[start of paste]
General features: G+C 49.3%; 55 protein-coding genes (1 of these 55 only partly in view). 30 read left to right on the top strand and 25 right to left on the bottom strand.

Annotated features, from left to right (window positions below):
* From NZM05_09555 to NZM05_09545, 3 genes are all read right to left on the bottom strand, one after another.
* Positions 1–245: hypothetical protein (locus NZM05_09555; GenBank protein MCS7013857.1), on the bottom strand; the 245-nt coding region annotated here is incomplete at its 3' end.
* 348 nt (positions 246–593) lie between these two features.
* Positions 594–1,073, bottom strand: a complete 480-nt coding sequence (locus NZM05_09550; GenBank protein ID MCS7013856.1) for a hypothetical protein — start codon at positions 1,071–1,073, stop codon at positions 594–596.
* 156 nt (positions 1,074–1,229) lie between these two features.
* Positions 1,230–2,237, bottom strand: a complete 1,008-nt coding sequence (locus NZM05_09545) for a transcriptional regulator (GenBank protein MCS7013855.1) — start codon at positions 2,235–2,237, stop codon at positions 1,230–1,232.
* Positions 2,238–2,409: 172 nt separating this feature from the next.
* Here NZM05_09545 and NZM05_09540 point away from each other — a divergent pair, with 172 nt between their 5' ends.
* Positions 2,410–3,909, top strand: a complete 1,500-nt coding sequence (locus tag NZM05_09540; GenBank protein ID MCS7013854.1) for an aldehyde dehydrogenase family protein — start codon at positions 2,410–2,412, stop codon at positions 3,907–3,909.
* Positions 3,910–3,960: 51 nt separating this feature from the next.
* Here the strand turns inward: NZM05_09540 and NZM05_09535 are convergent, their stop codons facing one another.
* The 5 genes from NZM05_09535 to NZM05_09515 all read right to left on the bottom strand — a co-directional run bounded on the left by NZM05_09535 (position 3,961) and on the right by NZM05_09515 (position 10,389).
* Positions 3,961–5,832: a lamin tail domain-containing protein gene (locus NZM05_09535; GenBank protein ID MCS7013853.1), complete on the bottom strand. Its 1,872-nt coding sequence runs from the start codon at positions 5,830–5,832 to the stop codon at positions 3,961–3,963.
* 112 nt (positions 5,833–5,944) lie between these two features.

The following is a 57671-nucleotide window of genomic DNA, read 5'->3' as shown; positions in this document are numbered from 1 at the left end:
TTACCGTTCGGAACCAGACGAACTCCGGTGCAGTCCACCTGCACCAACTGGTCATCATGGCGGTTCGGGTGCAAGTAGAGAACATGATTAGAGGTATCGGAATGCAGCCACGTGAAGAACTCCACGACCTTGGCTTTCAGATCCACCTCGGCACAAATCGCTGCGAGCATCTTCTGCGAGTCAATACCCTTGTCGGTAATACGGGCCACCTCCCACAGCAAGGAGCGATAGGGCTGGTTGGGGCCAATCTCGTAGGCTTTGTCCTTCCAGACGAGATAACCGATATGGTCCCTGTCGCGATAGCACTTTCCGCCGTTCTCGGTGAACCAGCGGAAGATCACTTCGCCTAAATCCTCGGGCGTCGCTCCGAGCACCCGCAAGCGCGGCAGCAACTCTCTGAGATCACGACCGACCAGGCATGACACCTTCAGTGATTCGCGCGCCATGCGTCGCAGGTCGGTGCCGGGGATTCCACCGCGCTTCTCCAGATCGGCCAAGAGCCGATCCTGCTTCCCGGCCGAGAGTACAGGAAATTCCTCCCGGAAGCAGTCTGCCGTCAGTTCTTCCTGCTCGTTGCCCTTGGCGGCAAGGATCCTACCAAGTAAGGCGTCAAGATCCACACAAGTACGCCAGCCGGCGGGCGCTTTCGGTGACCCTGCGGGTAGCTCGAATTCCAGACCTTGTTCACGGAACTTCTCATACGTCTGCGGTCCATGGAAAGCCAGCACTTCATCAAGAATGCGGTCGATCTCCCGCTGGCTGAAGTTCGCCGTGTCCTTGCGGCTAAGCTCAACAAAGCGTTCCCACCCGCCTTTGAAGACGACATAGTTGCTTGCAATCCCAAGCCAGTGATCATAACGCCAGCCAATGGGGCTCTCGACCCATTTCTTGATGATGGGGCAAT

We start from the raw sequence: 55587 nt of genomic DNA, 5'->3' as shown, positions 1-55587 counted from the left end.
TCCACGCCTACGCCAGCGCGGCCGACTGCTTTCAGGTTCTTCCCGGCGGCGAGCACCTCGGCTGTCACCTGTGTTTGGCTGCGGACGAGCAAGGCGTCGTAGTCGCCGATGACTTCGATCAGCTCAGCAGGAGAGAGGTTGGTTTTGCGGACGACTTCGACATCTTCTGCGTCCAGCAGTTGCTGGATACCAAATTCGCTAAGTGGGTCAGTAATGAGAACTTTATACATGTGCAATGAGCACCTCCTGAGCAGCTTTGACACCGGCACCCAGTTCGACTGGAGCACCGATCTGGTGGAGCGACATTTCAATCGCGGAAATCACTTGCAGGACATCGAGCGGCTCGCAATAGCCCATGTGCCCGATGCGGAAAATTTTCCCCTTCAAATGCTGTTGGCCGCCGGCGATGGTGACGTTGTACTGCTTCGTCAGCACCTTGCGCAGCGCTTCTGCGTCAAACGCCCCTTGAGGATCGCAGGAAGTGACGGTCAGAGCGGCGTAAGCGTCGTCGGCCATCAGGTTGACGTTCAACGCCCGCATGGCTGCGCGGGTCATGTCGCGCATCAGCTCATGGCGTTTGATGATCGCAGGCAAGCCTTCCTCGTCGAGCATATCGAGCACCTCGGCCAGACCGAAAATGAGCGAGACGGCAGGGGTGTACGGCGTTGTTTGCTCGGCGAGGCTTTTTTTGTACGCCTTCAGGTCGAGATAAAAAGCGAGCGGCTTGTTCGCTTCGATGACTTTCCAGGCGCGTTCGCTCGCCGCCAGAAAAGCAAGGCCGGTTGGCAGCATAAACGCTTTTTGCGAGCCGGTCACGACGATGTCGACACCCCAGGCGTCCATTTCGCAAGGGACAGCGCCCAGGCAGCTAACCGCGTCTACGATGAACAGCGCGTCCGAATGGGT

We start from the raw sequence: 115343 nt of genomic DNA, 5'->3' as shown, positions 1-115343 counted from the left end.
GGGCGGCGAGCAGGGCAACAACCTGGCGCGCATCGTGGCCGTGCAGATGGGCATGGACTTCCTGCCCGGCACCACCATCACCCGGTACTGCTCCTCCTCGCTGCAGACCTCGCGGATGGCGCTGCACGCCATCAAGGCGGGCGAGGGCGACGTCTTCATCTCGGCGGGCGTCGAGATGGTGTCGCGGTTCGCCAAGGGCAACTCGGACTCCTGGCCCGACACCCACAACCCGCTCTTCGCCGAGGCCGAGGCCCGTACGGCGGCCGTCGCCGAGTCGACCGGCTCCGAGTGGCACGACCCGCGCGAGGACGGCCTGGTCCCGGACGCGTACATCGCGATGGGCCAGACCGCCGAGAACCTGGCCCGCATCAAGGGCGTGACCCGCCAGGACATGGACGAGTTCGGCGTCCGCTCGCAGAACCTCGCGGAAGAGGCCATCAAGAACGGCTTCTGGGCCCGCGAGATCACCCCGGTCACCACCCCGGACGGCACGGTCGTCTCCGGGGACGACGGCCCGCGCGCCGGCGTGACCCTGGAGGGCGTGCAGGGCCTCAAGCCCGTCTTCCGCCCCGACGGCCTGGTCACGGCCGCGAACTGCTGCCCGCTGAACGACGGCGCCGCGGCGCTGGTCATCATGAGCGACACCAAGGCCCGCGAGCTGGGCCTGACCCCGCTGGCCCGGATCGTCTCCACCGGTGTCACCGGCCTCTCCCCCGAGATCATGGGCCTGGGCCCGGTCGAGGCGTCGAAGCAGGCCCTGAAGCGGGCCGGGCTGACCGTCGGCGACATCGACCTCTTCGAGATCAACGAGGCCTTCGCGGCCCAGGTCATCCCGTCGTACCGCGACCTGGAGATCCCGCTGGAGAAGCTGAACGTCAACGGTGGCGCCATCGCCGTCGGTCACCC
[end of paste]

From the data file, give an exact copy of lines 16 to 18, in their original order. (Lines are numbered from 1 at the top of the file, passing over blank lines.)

* 112 nt (positions 5,833–5,944) lie between these two features.

The following is a 57671-nucleotide window of genomic DNA, read 5'->3' as shown; positions in this document are numbered from 1 at the left end:
TTACCGTTCGGAACCAGACGAACTCCGGTGCAGTCCACCTGCACCAACTGGTCATCATGGCGGTTCGGGTGCAAGTAGAGAACATGATTAGAGGTATCGGAATGCAGCCACGTGAAGAACTCCACGACCTTGGCTTTCAGATCCACCTCGGCACAAATCGCTGCGAGCATCTTCTGCGAGTCAATACCCTTGTCGGTAATACGGGCCACCTCCCACAGCAAGGAGCGATAGGGCTGGTTGGGGCCAATCTCGTAGGCTTTGTCCTTCCAGACGAGATAACCGATATGGTCCCTGTCGCGATAGCACTTTCCGCCGTTCTCGGTGAACCAGCGGAAGATCACTTCGCCTAAATCCTCGGGCGTCGCTCCGAGCACCCGCAAGCGCGGCAGCAACTCTCTGAGATCACGACCGACCAGGCATGACACCTTCAGTGATTCGCGCGCCATGCGTCGCAGGTCGGTGCCGGGGATTCCACCGCGCTTCTCCAGATCGGCCAAGAGCCGATCCTGCTTCCCGGCCGAGAGTACAGGAAATTCCTCCCGGAAGCAGTCTGCCGTCAGTTCTTCCTGCTCGTTGCCCTTGGCGGCAAGGATCCTACCAAGTAAGGCGTCAAGATCCACACAAGTACGCCAGCCGGCGGGCGCTTTCGGTGACCCTGCGGGTAGCTCGAATTCCAGACCTTGTTCACGGAACTTCTCATACGTCTGCGGTCCATGGAAAGCCAGCACTTCATCAAGAATGCGGTCGATCTCCCGCTGGCTGAAGTTCGCCGTGTCCTTGCGGCTAAGCTCAACAAAGCGTTCCCACCCGCCTTTGAAGACGACATAGTTGCTTGCAATCCCAAGCCAGTGATCATAACGCCAGCCAATGGGGCTCTCGACCCATTTCTTGATGATGGGGCAAT